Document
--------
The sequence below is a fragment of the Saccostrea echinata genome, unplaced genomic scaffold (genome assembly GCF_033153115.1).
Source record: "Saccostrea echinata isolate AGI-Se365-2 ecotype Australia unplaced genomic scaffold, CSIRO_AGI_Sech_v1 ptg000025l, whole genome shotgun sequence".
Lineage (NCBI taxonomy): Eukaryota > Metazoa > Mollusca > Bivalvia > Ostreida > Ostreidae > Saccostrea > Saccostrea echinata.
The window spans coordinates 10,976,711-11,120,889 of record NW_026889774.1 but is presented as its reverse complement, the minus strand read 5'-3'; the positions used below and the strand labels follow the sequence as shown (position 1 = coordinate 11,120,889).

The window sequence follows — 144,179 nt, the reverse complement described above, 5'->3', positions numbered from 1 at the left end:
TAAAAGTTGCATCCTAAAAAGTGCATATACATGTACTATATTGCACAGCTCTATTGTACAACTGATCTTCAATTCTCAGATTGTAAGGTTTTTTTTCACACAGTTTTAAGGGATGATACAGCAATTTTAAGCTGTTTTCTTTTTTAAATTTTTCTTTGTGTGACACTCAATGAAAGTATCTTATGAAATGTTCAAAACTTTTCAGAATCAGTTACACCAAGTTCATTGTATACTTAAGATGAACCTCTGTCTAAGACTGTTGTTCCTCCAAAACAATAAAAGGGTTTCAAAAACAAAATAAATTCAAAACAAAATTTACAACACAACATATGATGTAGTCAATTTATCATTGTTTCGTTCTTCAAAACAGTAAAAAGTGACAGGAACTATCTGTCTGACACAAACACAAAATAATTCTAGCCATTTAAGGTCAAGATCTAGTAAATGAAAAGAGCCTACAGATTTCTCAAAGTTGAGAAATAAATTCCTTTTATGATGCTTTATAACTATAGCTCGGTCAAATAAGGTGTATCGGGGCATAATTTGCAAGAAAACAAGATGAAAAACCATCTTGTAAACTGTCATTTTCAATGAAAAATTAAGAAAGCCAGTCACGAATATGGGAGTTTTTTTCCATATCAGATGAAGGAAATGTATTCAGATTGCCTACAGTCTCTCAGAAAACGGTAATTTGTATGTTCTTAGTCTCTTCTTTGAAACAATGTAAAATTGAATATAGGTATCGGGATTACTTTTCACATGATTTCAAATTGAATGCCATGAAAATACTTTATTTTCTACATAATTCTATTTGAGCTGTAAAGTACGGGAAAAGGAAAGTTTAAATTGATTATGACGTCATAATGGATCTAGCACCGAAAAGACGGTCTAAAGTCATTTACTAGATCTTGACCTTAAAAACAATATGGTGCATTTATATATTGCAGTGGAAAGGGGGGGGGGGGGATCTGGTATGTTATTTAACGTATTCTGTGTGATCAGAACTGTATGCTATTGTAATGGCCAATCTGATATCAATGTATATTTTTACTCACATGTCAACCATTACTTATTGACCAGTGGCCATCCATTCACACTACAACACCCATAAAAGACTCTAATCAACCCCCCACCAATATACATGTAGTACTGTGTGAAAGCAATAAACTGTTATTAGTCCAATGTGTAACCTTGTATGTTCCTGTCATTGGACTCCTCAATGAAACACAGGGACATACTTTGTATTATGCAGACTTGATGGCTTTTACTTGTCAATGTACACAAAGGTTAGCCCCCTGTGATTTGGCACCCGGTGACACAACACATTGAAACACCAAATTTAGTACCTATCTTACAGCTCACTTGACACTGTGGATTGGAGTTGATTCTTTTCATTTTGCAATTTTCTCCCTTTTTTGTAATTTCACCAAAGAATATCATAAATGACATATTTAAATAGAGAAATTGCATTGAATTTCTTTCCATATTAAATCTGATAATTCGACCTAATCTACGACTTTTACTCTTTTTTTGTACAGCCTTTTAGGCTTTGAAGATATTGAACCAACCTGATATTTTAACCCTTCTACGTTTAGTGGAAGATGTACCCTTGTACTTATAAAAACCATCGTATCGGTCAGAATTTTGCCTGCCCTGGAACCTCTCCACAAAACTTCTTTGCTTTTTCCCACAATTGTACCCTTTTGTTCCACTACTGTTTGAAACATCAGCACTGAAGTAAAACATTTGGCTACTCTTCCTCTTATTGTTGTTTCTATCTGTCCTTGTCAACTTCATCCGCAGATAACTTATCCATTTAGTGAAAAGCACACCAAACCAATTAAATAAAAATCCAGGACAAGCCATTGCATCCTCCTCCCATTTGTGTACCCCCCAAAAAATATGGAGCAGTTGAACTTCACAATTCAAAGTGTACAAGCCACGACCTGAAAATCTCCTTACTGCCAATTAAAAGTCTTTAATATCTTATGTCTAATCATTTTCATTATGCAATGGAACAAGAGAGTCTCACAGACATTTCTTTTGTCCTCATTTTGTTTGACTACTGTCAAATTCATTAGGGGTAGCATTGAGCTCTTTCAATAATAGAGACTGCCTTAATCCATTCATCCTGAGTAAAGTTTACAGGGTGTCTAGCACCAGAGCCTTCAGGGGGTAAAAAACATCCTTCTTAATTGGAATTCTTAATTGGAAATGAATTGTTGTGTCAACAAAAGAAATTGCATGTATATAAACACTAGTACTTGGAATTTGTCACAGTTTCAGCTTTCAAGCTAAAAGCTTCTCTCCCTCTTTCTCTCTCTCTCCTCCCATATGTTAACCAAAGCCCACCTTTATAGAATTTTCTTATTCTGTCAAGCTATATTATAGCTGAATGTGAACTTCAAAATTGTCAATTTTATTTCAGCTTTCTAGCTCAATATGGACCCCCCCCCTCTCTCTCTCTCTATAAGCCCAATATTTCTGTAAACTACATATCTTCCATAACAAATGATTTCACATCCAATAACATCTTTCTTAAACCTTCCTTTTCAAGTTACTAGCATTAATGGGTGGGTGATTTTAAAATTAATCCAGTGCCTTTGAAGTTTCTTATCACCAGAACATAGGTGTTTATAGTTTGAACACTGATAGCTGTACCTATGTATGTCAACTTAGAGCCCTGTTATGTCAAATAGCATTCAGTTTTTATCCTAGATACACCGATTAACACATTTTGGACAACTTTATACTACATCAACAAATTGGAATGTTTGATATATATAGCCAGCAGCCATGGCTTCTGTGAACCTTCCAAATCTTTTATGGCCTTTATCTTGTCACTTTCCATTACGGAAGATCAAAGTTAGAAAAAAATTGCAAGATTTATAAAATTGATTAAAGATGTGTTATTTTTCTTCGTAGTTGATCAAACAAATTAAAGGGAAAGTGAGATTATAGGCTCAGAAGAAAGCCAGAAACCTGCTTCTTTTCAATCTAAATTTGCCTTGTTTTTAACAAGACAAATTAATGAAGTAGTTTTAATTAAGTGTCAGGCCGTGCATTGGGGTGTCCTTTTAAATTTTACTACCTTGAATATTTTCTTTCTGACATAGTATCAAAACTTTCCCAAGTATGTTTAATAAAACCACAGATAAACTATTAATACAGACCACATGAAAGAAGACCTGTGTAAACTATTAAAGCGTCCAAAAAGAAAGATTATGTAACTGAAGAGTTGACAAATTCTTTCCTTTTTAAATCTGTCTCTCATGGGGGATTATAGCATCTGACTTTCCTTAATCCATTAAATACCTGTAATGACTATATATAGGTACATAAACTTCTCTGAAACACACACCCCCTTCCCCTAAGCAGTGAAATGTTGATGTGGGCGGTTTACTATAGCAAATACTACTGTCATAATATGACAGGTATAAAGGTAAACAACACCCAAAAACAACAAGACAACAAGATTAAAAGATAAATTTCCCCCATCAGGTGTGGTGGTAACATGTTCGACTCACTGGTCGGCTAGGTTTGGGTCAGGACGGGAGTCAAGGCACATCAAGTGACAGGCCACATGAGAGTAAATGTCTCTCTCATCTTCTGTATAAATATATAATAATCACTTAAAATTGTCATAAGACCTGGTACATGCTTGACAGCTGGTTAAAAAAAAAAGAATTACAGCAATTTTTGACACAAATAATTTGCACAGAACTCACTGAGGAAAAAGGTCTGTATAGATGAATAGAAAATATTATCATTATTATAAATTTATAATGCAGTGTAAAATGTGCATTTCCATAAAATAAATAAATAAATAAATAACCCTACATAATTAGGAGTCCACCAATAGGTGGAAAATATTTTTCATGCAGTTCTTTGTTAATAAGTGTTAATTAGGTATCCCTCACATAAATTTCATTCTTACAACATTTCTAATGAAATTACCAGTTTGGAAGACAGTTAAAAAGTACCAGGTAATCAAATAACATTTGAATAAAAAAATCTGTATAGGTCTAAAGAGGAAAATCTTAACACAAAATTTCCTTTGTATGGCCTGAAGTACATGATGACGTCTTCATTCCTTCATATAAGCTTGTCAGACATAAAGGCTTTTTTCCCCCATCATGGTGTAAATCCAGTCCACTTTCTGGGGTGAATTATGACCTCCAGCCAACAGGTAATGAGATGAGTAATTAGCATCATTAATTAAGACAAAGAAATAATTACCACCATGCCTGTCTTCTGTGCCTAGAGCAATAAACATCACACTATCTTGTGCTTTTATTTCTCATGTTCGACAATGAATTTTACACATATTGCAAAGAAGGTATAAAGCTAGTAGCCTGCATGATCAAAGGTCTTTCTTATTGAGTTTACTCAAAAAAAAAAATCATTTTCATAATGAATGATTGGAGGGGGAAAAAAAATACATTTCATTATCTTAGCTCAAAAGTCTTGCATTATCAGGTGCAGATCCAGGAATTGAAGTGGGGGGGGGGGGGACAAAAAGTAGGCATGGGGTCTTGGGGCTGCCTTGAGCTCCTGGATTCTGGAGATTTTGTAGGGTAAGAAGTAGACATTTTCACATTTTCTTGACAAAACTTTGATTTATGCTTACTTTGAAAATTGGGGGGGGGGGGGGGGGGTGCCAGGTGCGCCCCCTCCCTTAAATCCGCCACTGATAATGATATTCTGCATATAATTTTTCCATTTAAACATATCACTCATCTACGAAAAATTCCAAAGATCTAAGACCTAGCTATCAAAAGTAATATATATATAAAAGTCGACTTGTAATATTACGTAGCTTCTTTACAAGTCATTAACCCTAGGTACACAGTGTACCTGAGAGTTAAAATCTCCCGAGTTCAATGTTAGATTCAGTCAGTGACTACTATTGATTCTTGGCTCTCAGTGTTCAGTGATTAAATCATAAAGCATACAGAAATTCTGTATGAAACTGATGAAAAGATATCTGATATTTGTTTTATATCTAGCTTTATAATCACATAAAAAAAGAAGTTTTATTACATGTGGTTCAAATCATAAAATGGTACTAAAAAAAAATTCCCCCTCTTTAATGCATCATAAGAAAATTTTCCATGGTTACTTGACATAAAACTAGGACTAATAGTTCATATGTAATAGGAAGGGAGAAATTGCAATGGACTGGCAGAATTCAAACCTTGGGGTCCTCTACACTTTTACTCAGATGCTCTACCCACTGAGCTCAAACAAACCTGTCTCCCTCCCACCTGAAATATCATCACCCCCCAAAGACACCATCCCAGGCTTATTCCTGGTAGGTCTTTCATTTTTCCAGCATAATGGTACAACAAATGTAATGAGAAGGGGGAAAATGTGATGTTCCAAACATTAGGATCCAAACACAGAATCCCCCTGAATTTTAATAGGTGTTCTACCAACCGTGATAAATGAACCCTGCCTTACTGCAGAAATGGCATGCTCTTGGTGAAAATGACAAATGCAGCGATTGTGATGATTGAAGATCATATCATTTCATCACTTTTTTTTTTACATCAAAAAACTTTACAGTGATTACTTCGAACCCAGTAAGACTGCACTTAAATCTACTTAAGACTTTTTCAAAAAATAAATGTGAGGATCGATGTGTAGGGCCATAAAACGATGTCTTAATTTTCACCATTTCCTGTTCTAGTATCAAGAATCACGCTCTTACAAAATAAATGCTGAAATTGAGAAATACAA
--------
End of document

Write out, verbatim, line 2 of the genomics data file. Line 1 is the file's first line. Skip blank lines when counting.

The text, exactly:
Source record: "Saccostrea echinata isolate AGI-Se365-2 ecotype Australia unplaced genomic scaffold, CSIRO_AGI_Sech_v1 ptg000025l, whole genome shotgun sequence".